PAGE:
NEA Will Spend Up to $3 Million on Oklahoma School Funding Initiative
posted at 5:00 am on August 2, 2010 by Mike Antonucci
First published on Intercepts
This November, Oklahoma voters will decide the fate of State Question 744 (SQ 744), which would require the legislature to raise school per-pupil spending to the regional average. The measure does not designate a revenue source and will cost state taxpayers an estimated $850 million annually.
As you may have guessed, SQ 744 was the brainchild of the Oklahoma Education Association. OEA gathered signatures to place the initiative on the ballot and its parent affiliate, NEA, contributed more than $40,000 to fund opinion research on the idea.
OEA has only 23,451 active members, making it difficult to extract substantial sums for media buys and large-scale political advertising. The latest financial report from the Yes on 744 campaign shows the committee with less than $217,000 on hand, with only $1,162 in contributions in the month of June against nearly $42,000 in expenditures.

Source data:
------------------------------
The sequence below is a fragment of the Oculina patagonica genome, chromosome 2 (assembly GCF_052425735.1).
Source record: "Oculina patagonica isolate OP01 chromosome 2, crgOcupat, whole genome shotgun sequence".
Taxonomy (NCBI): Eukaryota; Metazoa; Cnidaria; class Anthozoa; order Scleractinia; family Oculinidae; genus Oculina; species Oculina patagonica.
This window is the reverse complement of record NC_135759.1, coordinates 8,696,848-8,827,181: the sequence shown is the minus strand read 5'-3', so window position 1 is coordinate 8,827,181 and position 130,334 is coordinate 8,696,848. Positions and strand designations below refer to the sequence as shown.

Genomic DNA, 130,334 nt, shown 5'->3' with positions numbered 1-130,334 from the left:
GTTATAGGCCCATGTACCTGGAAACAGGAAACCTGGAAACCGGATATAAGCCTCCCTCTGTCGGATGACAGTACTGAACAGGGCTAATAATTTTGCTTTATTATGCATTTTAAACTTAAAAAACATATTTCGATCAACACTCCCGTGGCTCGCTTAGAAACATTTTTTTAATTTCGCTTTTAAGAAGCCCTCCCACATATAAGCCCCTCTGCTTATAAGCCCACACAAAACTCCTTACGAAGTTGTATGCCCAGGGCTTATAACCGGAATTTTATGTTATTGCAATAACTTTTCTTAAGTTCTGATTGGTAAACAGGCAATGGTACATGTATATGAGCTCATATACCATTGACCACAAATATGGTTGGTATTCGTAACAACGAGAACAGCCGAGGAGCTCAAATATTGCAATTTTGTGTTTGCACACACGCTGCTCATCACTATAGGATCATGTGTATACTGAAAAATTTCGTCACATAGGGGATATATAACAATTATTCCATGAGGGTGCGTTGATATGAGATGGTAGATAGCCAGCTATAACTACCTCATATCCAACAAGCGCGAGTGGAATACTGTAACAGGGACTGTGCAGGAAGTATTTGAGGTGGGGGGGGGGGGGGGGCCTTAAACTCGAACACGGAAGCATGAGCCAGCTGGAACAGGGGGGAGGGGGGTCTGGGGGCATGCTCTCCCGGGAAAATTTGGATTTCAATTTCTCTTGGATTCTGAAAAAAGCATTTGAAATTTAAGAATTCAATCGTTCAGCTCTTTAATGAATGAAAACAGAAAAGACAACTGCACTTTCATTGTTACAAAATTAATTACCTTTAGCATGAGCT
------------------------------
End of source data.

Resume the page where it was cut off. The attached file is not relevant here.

That will all change very soon, however. The National Education Association’s board of directors approved a disbursement of up to $3 million to OEA for the SQ 744 campaign from the national union’s Ballot Measure/Legislative Crises Fund. This is a large allocation to make to a single state, even for NEA, so the union will divide the expenditure into two grants of $1.5 million, taken from this year’s and next year’s NEA member contributions to the national fund.
It may be that the campaign will need every last dime, because opposition to the measure goes beyond business interests and taxpayer groups. The Oklahoma Policy Institute released a report on the measure’s impact and concluded it “would create real and serious damage to the state of Oklahoma.” The Oklahoma City Federation of Teachers opposed placing SQ 744 on the ballot in the first place. And the Oklahoma Public Employees Association joined the fight against the initiative.
As I demonstrated in my recent article for Education Next, in education there is no such thing as a “weak union state.” If there were only three OEA members, NEA could still spend $3 million in Oklahoma. The SQ 744 campaign illustrates better than anything why education labor issues in California, New Jersey and elsewhere affect every state, because that’s where the money for Oklahoma’s biggest political battle is coming from.
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